Monday, October 28, 2013

Falling Up

So much to report. The changing leaves are sublime, we've been enjoying mysterious fog. I finally got rid of my car. It feels really good to be able to drive around again freely, at night without that fear that I am going to get pulled over for having headlights out or for polluting my town with cloud of blue smoke that had begun following me around. The Passat served me well over the past 12 years and it was beyond fixing. Finding a new vehicle was a challenge. We looked at Explorers and Suburbans, vehicles that could tow our little trailer. The Fords were cheap and plasticky, the Suburbans were smelly and I could feel myself slipping into a sadness that was alarming. I had been driving a fairly nice, higher end vehicle and I was learning the hard way that the status of said vehicle mattered to me, a lot. We were cheaping out, looking at cars that were under $2k. I got my cash together and we got onto looking at smaller Chevys, V-8s, newer models. I want something that was born in the 2000s, the Passat was a '95. I needed to get out of the nineties. We finally hit on a 2001 white Blazer, 4dr, 4WD. It suits me, it has good pick-up, the body is bigger than the Passat but not gigantic like the Suburban, it fits in the carport and handles pretty well in tight spaces. It sucks gas but nothing is perfect, I ration my driving. I drive more slowly. It's a huge relief to have this mundane task taken care of. I knew the drive to Smithers would be the last for the old Passat. I took it to the recyclers and they paid me $260 to crush it. My ownership of that car can only be described as the classic abusive relationship. The car looked good and I felt great in it, but it beat the shit out of me, time and time again. On the drive to the recyclers I kept thinking how good it felt to drive it again, how nice the leather seats felt, how well it handled, low on the road, quiet on newer tires. I put all the bad stuff out of my mind and enjoyed it one last time.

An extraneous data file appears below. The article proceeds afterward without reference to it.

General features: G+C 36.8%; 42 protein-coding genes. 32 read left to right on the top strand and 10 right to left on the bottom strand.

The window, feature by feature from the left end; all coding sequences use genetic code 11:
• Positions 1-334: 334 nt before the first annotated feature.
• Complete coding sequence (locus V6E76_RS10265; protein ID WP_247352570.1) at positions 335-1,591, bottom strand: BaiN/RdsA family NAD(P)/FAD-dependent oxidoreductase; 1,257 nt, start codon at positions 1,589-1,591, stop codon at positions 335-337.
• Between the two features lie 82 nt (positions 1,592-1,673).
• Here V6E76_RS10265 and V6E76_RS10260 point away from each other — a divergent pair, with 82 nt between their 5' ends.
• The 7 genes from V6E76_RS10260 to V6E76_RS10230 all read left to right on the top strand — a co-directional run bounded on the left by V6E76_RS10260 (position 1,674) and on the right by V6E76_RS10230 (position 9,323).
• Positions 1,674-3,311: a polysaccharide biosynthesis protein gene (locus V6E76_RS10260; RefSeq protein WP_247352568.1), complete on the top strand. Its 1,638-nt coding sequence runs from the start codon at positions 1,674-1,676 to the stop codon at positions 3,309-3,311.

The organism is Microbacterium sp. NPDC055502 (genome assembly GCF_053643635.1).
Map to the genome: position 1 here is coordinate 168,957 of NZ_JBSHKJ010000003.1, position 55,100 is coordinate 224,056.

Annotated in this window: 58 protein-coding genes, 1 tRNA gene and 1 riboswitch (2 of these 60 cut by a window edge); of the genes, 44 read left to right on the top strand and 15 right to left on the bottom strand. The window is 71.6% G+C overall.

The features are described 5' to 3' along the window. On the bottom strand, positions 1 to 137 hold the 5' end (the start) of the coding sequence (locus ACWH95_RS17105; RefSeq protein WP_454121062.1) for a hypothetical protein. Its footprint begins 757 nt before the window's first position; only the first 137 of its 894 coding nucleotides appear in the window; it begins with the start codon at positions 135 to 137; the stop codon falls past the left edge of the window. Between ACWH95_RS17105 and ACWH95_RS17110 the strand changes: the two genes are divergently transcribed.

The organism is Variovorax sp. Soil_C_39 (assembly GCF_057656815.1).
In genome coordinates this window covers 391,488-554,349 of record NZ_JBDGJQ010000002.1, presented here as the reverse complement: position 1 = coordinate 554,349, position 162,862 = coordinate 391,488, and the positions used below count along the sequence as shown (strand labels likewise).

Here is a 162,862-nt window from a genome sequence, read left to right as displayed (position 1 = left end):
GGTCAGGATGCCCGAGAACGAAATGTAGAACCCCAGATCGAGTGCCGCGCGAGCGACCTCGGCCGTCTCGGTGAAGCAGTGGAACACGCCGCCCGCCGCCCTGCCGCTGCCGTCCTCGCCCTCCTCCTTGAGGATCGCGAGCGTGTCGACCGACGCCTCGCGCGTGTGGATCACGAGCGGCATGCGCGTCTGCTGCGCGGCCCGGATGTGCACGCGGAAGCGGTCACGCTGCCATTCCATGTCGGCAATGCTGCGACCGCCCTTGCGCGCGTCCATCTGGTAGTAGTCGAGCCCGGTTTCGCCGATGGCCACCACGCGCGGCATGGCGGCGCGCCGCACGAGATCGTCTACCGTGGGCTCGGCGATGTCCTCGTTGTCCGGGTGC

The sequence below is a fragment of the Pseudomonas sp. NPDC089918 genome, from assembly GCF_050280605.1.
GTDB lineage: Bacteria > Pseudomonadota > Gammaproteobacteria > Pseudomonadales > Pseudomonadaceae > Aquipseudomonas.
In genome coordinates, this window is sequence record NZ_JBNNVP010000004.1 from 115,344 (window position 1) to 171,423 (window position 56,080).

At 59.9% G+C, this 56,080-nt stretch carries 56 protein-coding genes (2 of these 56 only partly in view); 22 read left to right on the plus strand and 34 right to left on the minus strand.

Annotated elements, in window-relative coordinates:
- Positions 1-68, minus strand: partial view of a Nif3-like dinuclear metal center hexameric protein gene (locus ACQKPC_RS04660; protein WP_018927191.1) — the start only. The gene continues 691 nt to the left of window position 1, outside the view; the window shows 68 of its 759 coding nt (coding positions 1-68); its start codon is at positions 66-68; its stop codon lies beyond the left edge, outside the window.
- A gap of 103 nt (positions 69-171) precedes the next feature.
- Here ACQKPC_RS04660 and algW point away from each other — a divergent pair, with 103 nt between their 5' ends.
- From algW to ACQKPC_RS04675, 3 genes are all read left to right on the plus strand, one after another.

It's been two months since I forced the kid onto the X-Country team at school. The first few weeks were brutal. Teary pick-ups and dirty looks. My gut feeling that it would be good for her has payed off. She loves the team interaction, and the running practice has visible benefits. She still complains a bit about their training but this week she shaved 4 minutes off her time for the 5K and man she looked great doing it. She surprised herself I think and was pleased with how it felt to do well. She's healthier and happier and the experience of going to all these mid-week and weekend meets has been good for me too. I have reconnected with many moms I knew years ago when Pearl was small. One woman in particular, was instrumental during the time I was choosing an adoption agency to work with. She was also looking for an agency she could work with and eventually adopted just after Pearl was born. Her daughter is also running XC for a school in town. I feel a great sense of renewal reconnecting with people and also seeing my daughter blossom along with her peers and make new connections through physical activity.